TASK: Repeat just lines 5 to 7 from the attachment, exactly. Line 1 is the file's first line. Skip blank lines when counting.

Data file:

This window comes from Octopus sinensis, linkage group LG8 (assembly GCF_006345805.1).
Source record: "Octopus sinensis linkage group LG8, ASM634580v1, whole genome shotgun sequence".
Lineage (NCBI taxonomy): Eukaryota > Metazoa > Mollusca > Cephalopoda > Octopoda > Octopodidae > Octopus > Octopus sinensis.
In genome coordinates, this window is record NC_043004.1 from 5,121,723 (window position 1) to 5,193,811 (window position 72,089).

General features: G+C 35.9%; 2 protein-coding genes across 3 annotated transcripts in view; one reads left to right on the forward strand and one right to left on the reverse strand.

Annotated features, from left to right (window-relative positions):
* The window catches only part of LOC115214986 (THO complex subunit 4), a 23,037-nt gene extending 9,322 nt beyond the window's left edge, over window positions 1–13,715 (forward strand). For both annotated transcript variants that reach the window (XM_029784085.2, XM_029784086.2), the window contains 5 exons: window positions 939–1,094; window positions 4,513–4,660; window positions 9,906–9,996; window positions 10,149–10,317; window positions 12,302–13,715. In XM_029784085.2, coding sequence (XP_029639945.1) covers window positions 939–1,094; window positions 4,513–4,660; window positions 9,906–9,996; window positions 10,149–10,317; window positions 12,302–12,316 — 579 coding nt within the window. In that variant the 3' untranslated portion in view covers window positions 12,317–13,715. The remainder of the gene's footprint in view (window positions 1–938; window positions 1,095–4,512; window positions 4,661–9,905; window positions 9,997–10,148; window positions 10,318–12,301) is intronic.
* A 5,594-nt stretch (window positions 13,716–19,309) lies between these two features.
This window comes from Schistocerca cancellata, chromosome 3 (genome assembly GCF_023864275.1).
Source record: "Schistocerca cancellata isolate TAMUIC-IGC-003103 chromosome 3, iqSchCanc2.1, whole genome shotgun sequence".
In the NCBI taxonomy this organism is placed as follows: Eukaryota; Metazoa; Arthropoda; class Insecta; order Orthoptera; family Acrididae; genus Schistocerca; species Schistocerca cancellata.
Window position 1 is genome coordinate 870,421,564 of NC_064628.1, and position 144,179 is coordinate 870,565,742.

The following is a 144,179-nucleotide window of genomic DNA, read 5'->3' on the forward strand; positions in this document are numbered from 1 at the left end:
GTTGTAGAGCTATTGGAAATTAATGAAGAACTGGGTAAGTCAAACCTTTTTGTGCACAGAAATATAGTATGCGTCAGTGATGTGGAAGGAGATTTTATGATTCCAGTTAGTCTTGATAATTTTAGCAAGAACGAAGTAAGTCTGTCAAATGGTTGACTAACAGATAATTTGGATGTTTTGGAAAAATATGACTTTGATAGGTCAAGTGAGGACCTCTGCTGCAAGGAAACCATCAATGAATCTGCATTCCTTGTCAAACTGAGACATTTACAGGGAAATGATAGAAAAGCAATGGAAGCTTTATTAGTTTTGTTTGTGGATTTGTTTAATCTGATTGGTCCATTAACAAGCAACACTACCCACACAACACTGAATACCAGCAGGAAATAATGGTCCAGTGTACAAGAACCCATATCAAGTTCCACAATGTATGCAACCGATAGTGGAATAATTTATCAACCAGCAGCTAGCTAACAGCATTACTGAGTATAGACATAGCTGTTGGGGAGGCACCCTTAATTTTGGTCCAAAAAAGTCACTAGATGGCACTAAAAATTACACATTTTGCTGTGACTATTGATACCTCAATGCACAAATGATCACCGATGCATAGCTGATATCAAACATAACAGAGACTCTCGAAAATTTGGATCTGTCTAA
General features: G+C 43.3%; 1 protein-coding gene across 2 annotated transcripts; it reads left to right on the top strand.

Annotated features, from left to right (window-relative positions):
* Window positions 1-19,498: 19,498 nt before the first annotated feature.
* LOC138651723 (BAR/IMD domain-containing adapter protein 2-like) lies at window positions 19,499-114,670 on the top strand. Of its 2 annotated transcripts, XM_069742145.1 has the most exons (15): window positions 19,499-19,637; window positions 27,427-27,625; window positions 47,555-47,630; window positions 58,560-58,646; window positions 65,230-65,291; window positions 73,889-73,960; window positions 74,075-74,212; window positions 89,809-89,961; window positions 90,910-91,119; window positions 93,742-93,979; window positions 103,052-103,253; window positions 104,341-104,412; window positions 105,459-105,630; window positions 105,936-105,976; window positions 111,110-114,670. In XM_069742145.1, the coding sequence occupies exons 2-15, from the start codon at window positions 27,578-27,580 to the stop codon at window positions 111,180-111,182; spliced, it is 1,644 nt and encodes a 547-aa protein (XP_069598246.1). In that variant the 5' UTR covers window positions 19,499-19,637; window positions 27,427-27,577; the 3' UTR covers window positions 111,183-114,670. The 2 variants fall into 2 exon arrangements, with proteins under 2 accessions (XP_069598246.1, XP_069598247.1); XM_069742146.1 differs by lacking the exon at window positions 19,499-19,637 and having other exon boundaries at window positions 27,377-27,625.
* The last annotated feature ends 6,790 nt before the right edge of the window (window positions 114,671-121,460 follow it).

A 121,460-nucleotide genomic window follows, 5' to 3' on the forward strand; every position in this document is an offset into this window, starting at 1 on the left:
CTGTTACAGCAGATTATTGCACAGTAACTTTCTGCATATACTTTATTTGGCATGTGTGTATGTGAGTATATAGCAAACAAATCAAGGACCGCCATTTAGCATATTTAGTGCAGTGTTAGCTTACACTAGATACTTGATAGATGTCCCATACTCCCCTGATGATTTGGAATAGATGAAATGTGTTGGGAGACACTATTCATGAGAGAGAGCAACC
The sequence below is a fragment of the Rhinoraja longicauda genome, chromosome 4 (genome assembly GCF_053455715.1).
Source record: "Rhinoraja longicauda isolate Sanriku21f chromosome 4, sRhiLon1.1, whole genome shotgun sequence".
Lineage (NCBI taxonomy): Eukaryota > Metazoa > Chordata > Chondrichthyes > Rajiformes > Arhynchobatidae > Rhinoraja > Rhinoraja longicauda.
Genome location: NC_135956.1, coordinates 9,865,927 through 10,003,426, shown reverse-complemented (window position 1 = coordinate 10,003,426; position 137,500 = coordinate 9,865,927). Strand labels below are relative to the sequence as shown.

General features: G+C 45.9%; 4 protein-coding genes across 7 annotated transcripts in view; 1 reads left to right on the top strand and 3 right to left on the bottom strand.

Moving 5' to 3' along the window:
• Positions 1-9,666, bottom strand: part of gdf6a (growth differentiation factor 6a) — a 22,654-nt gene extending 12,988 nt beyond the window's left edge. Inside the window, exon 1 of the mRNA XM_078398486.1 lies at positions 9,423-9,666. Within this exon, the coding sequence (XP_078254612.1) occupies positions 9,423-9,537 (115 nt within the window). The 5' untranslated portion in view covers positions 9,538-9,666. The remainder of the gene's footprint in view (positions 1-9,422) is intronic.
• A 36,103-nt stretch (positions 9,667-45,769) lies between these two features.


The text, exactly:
General features: G+C 35.9%; 2 protein-coding genes across 3 annotated transcripts in view; one reads left to right on the forward strand and one right to left on the reverse strand.

Annotated features, from left to right (window-relative positions):
* The window catches only part of LOC115214986 (THO complex subunit 4), a 23,037-nt gene extending 9,322 nt beyond the window's left edge, over window positions 1–13,715 (forward strand). For both annotated transcript variants that reach the window (XM_029784085.2, XM_029784086.2), the window contains 5 exons: window positions 939–1,094; window positions 4,513–4,660; window positions 9,906–9,996; window positions 10,149–10,317; window positions 12,302–13,715. In XM_029784085.2, coding sequence (XP_029639945.1) covers window positions 939–1,094; window positions 4,513–4,660; window positions 9,906–9,996; window positions 10,149–10,317; window positions 12,302–12,316 — 579 coding nt within the window. In that variant the 3' untranslated portion in view covers window positions 12,317–13,715. The remainder of the gene's footprint in view (window positions 1–938; window positions 1,095–4,512; window positions 4,661–9,905; window positions 9,997–10,148; window positions 10,318–12,301) is intronic.